The IDEFICS validation study on field methods for assessing physical activity and body composition in children design and data collection

K. Bamann, I. Sioen, I. Huybrechts, J.A. Casajus, G. Vincente-Rodriguez, R. Cuthill, K Konstabel, B. Tubic, N. Wawro, M. Rayson, K. Westerterp, S. Marrild, Y.P Pitsiladis, John J Reilly, L.A. Moreno, S. de Henauw

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To describe the design, measurements and fieldwork of the IDEFICS (Identification and prevention of dietary- and lifestyle-induced health effects in children and infants) physical activity and body composition validation study, and to determine the potential and limitations of the data obtained. Multicentre validation study. Subjects: A total of 98 children from four different European countries (age: 4–10 years). An 8-day measurement protocol was carried out in all children using a collaborative protocol. Reference methods were the doubly labelled water method for physical activity, and a three- and a four-compartment model for body composition. Investigated field methods were accelerometers, a physical activity questionnaire and various anthropometric measurements. For the validation of physical activity field methods, it was possible to gather data from 83 to 89 children, laying the basis for age- and sex-specific results. The validation of body composition field methods is possible in 64–80 children and allows sex-specific analyses but has only limited statistical power in the youngest age group. The IDEFICS validation study will allow age- and sex-specific investigation of questions pertaining to the validity of several field methods of body composition and physical activity, using established reference methods in four different European countries. From the participant analyses it can be concluded that the compliance for the investigated field methods was higher than that for the reference methods used in this validation study.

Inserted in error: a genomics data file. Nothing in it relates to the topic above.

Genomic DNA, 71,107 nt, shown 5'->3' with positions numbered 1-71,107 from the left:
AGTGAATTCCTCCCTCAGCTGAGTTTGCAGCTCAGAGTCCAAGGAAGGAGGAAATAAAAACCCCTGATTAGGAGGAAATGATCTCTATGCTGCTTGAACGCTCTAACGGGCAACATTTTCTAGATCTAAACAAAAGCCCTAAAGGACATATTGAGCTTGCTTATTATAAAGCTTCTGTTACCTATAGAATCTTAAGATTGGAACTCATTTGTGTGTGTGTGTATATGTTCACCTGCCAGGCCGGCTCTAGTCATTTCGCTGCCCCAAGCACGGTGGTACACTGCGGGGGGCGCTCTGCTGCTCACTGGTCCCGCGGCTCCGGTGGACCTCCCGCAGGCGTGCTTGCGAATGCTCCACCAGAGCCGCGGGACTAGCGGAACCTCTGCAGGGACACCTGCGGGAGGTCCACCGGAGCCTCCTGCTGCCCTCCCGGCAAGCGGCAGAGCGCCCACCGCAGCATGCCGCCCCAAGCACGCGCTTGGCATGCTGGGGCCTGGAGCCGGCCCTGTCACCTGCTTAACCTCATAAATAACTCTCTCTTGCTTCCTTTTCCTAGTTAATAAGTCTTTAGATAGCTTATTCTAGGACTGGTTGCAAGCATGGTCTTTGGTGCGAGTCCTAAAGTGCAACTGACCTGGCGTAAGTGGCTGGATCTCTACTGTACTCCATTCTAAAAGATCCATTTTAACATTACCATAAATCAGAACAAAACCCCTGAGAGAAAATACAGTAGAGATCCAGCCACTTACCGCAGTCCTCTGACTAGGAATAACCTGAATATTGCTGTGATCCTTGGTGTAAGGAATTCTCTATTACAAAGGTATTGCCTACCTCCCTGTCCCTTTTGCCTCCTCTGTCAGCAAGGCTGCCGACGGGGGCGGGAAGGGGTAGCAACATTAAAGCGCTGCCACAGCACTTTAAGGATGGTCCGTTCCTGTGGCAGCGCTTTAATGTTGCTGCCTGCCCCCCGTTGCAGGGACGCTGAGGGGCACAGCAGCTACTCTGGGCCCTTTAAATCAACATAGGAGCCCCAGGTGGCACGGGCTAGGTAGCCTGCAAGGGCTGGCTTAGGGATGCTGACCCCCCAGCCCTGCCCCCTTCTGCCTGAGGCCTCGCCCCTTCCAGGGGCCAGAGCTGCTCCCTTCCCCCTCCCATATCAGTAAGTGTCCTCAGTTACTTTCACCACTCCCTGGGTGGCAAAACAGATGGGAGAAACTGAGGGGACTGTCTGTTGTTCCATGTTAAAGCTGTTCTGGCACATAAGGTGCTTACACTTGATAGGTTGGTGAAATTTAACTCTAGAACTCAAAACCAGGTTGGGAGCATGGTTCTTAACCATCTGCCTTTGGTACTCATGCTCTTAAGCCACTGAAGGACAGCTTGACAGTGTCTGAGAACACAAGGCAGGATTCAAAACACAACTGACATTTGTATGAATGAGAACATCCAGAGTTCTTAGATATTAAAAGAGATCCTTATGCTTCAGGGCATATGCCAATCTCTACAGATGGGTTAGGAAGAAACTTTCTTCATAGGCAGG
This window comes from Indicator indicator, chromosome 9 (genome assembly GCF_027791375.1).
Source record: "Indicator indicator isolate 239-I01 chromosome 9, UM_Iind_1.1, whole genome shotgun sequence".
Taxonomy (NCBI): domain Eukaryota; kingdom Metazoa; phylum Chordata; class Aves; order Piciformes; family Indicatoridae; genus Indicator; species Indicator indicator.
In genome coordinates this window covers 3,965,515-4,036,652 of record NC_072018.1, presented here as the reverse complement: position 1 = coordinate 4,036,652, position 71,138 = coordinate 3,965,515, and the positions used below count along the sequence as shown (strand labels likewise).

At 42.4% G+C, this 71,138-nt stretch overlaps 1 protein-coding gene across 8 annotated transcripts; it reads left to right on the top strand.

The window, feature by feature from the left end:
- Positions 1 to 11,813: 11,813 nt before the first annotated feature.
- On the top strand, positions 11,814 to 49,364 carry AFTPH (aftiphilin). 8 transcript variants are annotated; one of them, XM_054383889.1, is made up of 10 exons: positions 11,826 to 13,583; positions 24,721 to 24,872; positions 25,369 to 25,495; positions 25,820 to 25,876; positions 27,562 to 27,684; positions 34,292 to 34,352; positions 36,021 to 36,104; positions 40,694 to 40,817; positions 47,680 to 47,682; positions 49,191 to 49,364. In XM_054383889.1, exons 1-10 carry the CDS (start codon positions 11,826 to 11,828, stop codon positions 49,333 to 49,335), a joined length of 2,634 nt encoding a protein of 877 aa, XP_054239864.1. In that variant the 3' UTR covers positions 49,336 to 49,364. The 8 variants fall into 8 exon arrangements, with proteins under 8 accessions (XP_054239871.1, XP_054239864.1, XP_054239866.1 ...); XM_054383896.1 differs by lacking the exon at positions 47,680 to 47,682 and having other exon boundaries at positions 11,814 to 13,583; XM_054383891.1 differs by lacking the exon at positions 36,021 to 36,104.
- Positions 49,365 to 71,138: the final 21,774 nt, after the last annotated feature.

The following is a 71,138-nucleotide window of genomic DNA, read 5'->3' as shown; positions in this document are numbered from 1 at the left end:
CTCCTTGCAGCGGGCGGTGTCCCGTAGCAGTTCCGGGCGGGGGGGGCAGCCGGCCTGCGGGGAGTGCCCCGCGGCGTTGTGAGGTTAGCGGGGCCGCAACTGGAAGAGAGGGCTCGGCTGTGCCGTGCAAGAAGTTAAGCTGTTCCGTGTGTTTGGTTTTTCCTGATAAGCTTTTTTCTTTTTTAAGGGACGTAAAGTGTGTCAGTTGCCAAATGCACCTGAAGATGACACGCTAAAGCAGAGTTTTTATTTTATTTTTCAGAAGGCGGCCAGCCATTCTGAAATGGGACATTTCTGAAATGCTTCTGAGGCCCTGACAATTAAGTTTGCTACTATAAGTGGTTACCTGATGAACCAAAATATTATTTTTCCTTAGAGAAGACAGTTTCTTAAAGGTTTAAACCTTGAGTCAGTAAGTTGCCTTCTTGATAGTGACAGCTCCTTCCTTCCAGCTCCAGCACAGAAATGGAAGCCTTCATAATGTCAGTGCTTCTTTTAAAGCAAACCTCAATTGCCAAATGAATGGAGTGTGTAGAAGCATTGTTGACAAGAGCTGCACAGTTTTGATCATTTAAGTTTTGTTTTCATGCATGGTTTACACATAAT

Original languageEnglish
Pages (from-to)79-87
Number of pages8
JournalInternational Journal of Obesity
Publication statusPublished - Apr 2011


  • physical activity
  • child health
  • obesity prevention
  • obesity

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